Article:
Golden Empire of Yi Ti
The Golden Empire of Yi Ti is a realm located in the eponymous region of the Further East of Essos. It is the supposed successor to the mythic Great Empire of the Dawn, which, according to legend, fell during the Long Night. It is ruled by a God-Emperor, who is worshiped as divine, though in the present day the God-Emperor has little actual power beyond the limits of the capital city.
Throughout the centuries, the capital Golden Empire has constantly moved as dynasties rose and fell. The grey, indigo and pearl-white emperors ruled from Yin, on the shores of the Jade Sea, whereas the scarlet emperors raised the now fallen city of Si Qo the Glorious in the heart of the jungle; meanwhile, the purple emperors chose Tiqui, whilst the maroon emperors kept court at Jinqi, to better guard their borders against reavers from the Shadow Lands.
The current capital is Yin, where the seventeenth azure emperor Bu Gai keeps his court. Yet, a sorcerer lord who claims to be the sixty-ninth yellow emperor claims the throne from his seat at the city of Carcosa on the Hidden Sea, beyond the limits of the Empire. And more recently, a general named Pol Qo has named himself first of the orange emperors, with the city called Trader Town as his capital.
- North: The Plains of the Jogos Nhai.
- Northeast: The Bleeding Sea and the Five Forts, which separate the Empire from the Land of the Shrykes.
- East: The Mountains of the Morn
- Southeast: The Shadow Lands
- South: The Jade Sea
- West: The Bone Mountains and the Great Sand Sea
Since its origins in the wake of the Long Night to the present, eleven dynasties have ruled over the Empire. Some lasted no more than half a century, whereas others endured for seven hundred years. Some gave way to others peacefully, others in war; and on four ocassions, the end of a dynasty was followed by a period of anarchy and lawlessness when warlords and petty kings warred for supremacy, with the longest of these interregnums lasting more than a century.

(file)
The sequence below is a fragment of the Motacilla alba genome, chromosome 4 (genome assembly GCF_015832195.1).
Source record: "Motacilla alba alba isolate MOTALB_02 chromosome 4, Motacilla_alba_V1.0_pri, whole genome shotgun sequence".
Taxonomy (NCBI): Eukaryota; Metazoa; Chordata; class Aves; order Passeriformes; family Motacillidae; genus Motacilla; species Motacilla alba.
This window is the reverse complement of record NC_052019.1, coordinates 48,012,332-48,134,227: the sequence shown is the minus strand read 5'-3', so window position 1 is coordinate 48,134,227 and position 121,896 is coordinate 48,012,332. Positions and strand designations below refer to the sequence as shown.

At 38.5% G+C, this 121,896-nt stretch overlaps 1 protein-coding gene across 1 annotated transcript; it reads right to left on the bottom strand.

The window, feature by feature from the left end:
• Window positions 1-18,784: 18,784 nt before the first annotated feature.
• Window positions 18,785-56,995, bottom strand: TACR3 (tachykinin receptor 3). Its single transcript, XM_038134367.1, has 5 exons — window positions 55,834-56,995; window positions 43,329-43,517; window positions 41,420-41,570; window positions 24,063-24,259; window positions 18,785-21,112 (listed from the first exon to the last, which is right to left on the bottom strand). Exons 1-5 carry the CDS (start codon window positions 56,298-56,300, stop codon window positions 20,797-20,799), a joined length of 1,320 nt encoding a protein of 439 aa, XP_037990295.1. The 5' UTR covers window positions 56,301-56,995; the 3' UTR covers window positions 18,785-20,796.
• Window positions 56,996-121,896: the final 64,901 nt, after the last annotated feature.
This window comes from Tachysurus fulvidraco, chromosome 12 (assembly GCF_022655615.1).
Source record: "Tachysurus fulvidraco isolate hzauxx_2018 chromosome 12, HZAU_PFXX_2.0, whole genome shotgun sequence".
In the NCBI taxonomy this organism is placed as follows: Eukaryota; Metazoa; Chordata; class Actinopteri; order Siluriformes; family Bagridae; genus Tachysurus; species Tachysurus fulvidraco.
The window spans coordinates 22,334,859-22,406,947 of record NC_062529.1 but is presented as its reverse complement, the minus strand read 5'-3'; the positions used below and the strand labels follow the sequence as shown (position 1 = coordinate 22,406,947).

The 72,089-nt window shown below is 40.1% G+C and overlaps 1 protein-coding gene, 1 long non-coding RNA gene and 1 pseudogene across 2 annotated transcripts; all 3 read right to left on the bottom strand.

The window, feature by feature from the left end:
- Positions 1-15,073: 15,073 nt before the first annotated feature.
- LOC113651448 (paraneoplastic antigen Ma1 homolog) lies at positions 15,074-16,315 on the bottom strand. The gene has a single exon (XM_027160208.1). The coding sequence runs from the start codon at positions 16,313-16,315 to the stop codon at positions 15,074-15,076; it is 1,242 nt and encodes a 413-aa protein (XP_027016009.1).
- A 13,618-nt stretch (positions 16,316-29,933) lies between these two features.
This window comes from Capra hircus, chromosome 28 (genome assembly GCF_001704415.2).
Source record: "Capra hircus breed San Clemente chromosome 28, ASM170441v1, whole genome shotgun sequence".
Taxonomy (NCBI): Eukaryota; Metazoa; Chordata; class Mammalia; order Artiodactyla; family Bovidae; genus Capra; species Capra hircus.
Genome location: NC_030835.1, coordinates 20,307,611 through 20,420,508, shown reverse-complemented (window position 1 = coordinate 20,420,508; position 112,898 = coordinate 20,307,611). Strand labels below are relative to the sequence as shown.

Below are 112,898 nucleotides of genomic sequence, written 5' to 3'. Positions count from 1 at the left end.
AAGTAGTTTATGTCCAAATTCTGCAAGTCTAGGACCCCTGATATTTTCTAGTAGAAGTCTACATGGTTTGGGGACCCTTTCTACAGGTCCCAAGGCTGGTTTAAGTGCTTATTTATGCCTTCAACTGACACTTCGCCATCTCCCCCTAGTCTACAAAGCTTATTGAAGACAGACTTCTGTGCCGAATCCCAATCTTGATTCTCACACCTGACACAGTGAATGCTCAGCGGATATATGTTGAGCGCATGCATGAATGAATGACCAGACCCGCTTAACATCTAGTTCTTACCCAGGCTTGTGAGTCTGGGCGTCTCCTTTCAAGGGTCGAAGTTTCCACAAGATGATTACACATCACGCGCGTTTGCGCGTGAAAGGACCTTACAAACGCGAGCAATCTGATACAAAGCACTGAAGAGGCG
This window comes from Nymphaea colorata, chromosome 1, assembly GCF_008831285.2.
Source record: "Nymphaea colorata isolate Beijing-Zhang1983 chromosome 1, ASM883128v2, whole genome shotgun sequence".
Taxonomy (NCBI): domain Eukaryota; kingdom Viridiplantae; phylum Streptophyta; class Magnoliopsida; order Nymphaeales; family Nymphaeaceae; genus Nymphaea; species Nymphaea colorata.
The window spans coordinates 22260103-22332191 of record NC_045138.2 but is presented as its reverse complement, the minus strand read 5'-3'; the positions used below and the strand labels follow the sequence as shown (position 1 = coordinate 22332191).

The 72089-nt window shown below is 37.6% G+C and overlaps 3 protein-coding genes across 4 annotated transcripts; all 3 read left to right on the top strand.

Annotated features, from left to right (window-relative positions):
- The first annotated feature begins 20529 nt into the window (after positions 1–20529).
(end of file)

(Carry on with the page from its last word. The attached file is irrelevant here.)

The Empire lives in a constant state of war against the Jogos Nhai, with many an imperial general and three God-Emperors have led armies across the plains to bring the nomads to heel, but such attempts seldom ended well and eventually the Jogos Nhai raids began anew, even when emperors compelled handfuls of jhats to vow them eternal fealty, as Jogos Nhai tended to flee rather than face armies in battle.
During his long reign, forty-second scarlet emperor Lo Han led three such invasions of the plains, yet by the time of his death the Jogos Nhai carried out bolder and more rapacious raids than when he began his reign. His successor, Lo Bu determined to end the threat of the nomads for all time. He assembled a mighty host, said to be three hundred thousand strong, and crossed the borders of the empire with slaughter as his only purpose. Tributes, hostages, oaths of fealty, or offerings of peace failed to sway him and his vast army swept the plains, leaving behind a burning wasteland.
When the nomads resorted to their traditional tactic of melting away at the approach of the army, Lo Bu divided his host into thirteen smaller armies and sent them forth in all directions to hunt down the zorse-riders. History tells a million Jogos Nhai died at their hands.
The rival clans of Jogos Nhai unified under jhattar Zhea, who, in the period of two years isolated each of Lo Bu's thirteen armies, slew their scouts and foragers, starved them, denied them water, led them into wastelands and traps, thus destroying each army one by one. Finally, her riders fell on Lo Bu's own host and carried out a slaughter to terrible that every stream for twenty leagues around was choked in blood. Among the slain was Lo Bu himself, whose skull was stripped of flesh and dipped in gold, becoming Zhea's drinking cup.
- See also: Category:Ruling dynasties of Yi Ti
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